# ISO 226:2003 pdf download

ISO 226:2003 pdf download.Acoustics -Normal equal-loudness-level contours.

C.1 Experimental data

Normal equal-loudness-level contours for pure tones under free-field listening conditions specified in ISO 226 are obtained from the results of twelve independent experimental investigations as given in references [1] to [12]. In most of the cases, the experimental conditions, such as the stimuli and subject criterion, satisfied the preferred test conditions (see reference [13]). The deviation from the preferred test conditions can be regarded as negligible. Brief descriptions of the investigations are given in Table C.1.

C.2 Derivation of Equation (1) and Equation (2)

Equal-loudness-level contours are drawn in the two-dimensional plane described by frequency and sound pressure level axes. Since experimental data to draw the contours are given discretely, the data must be appropriately smoothed and interpolated. To this end, a model function representing the equal-loudness relations is derived. Values of the parameters of the function are obtained by fitting the function to the experimental data using the method of least squares.

The interpolation along the sound pressure level axis was based on a model loudness function. A loudness function denotes the loudness of a sound as a function of the sound pressure level of the sound. While several functions have been proposed as the model loudness function for a pure tone, 1, the following function was applied here:dimensional constant;

p is the sound pressure of the pure tone;

0 is the exponent of the loudness-perception process;

Pt is the threshold of hearing in terms of sound pressure.

This function was given in references [14] and [15], and is known to describe very well the loudness function of a pure tone in the absence of masking noise, in spite of its simple form (see reference [16]).

Furthermore, it was pointed out in reference [17] that there are two different processes in assessing loudness:

one is a “loudness perception process”; the other is a “number assignment process.” Based on this idea, a two-stage model was proposed in which the outputs of both processes are described by separate power transformations. Moreover, in an actual hearing system, the sound emitted from a sound source is transformed by a linear transfer function such as a head-related transfer function and transfer functions of the outer ear, the middle ear, and the linear mechanical part of the inner ear. The linear transfer function describes a comprehensive transfer function between a sound source and the stage just before the loudness perception process. According to these ideas, the process of loudness rating consists of three parts:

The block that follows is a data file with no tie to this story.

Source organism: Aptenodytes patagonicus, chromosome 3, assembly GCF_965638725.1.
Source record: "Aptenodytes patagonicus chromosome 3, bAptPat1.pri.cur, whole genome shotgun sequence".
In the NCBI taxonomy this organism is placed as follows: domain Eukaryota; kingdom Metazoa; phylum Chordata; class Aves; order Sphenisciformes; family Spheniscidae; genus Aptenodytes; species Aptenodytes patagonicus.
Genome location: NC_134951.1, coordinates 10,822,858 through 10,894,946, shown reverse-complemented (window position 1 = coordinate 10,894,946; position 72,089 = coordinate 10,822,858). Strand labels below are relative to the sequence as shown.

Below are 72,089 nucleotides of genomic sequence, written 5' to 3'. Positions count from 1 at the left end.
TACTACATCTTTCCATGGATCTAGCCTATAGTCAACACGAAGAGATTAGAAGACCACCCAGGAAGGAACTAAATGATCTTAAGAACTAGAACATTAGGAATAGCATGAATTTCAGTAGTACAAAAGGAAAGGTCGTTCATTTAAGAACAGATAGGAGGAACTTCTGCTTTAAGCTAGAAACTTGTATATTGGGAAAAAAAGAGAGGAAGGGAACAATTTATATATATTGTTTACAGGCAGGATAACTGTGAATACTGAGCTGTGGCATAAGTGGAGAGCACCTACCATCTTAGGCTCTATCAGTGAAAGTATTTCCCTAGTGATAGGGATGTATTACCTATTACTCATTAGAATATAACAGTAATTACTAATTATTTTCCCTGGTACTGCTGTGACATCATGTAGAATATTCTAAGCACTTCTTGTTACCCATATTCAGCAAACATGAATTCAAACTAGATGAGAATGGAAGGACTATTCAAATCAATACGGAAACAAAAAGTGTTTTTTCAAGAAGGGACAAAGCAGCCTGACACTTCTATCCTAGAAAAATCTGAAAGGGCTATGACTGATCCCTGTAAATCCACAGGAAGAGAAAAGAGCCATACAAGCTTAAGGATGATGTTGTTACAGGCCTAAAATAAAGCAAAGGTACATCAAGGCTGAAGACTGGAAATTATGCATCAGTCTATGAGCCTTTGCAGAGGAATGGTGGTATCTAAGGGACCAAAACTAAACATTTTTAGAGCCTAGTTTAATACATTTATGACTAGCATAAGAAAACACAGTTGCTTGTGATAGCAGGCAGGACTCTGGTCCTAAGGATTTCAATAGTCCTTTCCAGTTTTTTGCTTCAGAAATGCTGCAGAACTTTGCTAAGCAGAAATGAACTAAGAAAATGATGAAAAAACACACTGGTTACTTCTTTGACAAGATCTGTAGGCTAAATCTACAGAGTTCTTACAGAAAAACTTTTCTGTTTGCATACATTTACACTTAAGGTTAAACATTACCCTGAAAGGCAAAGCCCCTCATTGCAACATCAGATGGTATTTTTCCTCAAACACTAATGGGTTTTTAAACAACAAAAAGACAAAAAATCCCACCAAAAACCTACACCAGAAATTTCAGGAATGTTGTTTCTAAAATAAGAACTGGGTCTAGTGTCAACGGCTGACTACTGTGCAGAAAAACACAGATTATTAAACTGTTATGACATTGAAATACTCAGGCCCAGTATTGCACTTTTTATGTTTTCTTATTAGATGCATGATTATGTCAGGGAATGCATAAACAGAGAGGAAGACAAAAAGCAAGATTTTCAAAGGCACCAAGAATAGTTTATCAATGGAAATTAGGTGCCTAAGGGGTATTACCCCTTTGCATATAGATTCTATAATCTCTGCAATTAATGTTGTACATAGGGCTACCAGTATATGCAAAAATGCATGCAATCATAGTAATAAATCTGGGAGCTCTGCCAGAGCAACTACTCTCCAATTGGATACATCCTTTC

a linear transfer function,

The exponent ar, which is the exponent at 1 000 Hz, is set to 0,25 for the following reason. The typical value obtained by means of the AME (Absolute Magnitude Estimation) method was 0,27 (0,54 for sound pressure) (see reference [15]). Loudness obtained by an AME experiment seems to be suitable for the output of the two- stage model. Thus, the exponent of 0,27 is adopted as the value that corresponds to arfl in the equations, where fi = 1,08. This value of fi was determined in reference [18]. Therefore, the exponent at 1 000 Hz, ar, is assumed to be 0,25 (= 0,27/1,08).

C.3 Derivation of the frequency dependent parameters shown in Table I

The equal-loudness-level contours can be drawn if the values of the frequency dependent parameters, a,, Lu, and T1. in Equation (1) are obtained. The values were calculated from the experimental data according to the following procedure.

a) With the exception of the two studies (references [19, 21]) where the mean values were used, thresholds of hearing from 20 Hz to 12500 Hz (references [3-9, 11, 12, 20, 22, 23]) are represented by taking the mean of the median results of the individual studies for each frequency and then smoothed and interpolated by a cubic B-spline function. The resulting values are shown as T. in Table 1. The number of subjects was not taken into account in the calculation of the spline function.

b) Equation (1) was fitted to the mean results of the individual studies (references [1-12]) at each frequency by the nonlinear least-squares method for estimating a and Lu. The obtained values of a, were then smoothed and interpolated by a cubic B-spline function. The resultant values are shown as a1in Table 1.

c) Lu values were then re-estimated by using Equation (1) with the values of a,. The re-estimated Lu values were smoothed and interpolated by a cubic B-spline function. The resultant values are shown as Lr in Table 1.

C.4 Comparison between equal-loudness-level contours and experimental data

The estimation of the contours was carried out for the frequency range from 20 Hz to 12 500 Hz, because available data at frequencies above 12 500 Hz exhibit large variability. Figure C.2 shows the data from references [1] to [12] and from [19] to [23], together with the fitted normal equal-loudness-level contours and the curve for the threshold of hearing.